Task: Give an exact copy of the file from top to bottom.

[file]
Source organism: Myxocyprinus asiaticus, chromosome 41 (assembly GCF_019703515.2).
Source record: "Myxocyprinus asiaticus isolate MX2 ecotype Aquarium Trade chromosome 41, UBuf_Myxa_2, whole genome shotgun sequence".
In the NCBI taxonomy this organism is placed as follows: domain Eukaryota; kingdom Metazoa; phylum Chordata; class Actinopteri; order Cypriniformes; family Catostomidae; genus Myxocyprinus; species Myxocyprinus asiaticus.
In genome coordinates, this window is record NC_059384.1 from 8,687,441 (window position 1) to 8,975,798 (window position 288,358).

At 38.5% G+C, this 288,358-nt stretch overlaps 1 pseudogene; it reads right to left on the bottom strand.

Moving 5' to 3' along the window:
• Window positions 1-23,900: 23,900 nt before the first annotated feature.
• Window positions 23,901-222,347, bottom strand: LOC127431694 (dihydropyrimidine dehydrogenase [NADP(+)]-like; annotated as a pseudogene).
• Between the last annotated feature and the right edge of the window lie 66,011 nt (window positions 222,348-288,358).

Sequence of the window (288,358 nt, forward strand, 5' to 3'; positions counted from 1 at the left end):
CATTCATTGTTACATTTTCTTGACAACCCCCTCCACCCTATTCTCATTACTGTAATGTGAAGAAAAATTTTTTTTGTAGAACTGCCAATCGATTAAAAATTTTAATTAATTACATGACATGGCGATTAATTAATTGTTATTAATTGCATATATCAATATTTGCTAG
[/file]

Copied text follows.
Source organism: Myxocyprinus asiaticus, chromosome 41 (assembly GCF_019703515.2).
Source record: "Myxocyprinus asiaticus isolate MX2 ecotype Aquarium Trade chromosome 41, UBuf_Myxa_2, whole genome shotgun sequence".
In the NCBI taxonomy this organism is placed as follows: domain Eukaryota; kingdom Metazoa; phylum Chordata; class Actinopteri; order Cypriniformes; family Catostomidae; genus Myxocyprinus; species Myxocyprinus asiaticus.
In genome coordinates, this window is record NC_059384.1 from 8,687,441 (window position 1) to 8,975,798 (window position 288,358).

At 38.5% G+C, this 288,358-nt stretch overlaps 1 pseudogene; it reads right to left on the bottom strand.

Moving 5' to 3' along the window:
• Window positions 1-23,900: 23,900 nt before the first annotated feature.
• Window positions 23,901-222,347, bottom strand: LOC127431694 (dihydropyrimidine dehydrogenase [NADP(+)]-like; annotated as a pseudogene).
• Between the last annotated feature and the right edge of the window lie 66,011 nt (window positions 222,348-288,358).

Sequence of the window (288,358 nt, forward strand, 5' to 3'; positions counted from 1 at the left end):
CATTCATTGTTACATTTTCTTGACAACCCCCTCCACCCTATTCTCATTACTGTAATGTGAAGAAAAATTTTTTTTGTAGAACTGCCAATCGATTAAAAATTTTAATTAATTACATGACATGGCGATTAATTAATTGTTATTAATTGCATATATCAATATTTGCTAG